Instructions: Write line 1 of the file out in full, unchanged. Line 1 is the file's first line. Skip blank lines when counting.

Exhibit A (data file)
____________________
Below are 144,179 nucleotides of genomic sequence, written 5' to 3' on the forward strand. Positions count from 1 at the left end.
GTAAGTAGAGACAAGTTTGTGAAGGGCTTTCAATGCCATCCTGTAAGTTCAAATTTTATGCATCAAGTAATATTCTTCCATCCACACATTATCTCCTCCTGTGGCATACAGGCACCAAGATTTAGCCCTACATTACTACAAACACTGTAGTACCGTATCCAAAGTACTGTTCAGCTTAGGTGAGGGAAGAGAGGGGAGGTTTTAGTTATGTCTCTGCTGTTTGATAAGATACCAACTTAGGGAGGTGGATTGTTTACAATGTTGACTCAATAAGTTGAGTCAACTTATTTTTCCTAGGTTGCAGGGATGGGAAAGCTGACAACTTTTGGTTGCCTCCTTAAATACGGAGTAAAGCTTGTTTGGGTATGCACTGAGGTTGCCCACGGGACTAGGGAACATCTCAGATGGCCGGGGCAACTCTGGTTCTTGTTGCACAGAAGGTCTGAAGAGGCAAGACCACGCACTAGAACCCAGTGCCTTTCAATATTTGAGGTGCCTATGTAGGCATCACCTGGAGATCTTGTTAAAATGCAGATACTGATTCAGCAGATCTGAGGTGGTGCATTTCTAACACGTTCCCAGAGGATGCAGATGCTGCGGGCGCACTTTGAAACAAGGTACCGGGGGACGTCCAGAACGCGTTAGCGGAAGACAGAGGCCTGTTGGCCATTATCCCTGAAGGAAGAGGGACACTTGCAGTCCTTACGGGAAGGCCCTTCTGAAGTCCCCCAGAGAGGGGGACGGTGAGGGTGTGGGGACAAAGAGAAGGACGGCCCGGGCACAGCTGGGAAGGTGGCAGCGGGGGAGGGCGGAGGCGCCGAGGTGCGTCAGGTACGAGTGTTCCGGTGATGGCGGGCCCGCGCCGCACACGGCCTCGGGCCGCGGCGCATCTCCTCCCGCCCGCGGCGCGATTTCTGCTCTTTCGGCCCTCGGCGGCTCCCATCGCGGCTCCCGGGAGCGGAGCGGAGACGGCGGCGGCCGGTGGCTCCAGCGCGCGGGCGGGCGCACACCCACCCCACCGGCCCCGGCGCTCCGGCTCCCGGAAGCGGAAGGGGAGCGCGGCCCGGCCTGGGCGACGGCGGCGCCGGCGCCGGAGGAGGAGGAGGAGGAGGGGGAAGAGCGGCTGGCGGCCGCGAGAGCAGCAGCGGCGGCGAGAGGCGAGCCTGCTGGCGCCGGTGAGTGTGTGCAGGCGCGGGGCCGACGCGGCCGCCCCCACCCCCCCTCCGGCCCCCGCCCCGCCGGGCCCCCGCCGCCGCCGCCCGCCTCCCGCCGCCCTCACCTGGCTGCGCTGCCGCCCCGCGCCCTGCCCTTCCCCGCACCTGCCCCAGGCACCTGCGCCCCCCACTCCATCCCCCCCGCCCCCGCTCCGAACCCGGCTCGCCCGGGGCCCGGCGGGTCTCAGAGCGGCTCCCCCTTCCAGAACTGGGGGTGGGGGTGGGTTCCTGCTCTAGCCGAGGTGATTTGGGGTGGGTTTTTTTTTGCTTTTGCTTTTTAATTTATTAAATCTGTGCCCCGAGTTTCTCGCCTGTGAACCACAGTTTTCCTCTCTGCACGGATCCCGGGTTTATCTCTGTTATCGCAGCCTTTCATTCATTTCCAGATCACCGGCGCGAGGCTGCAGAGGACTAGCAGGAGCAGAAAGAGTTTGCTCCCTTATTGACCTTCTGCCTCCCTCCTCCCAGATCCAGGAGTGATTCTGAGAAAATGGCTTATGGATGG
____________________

Below are 144,179 nucleotides of genomic sequence, written 5' to 3' on the forward strand. Positions count from 1 at the left end.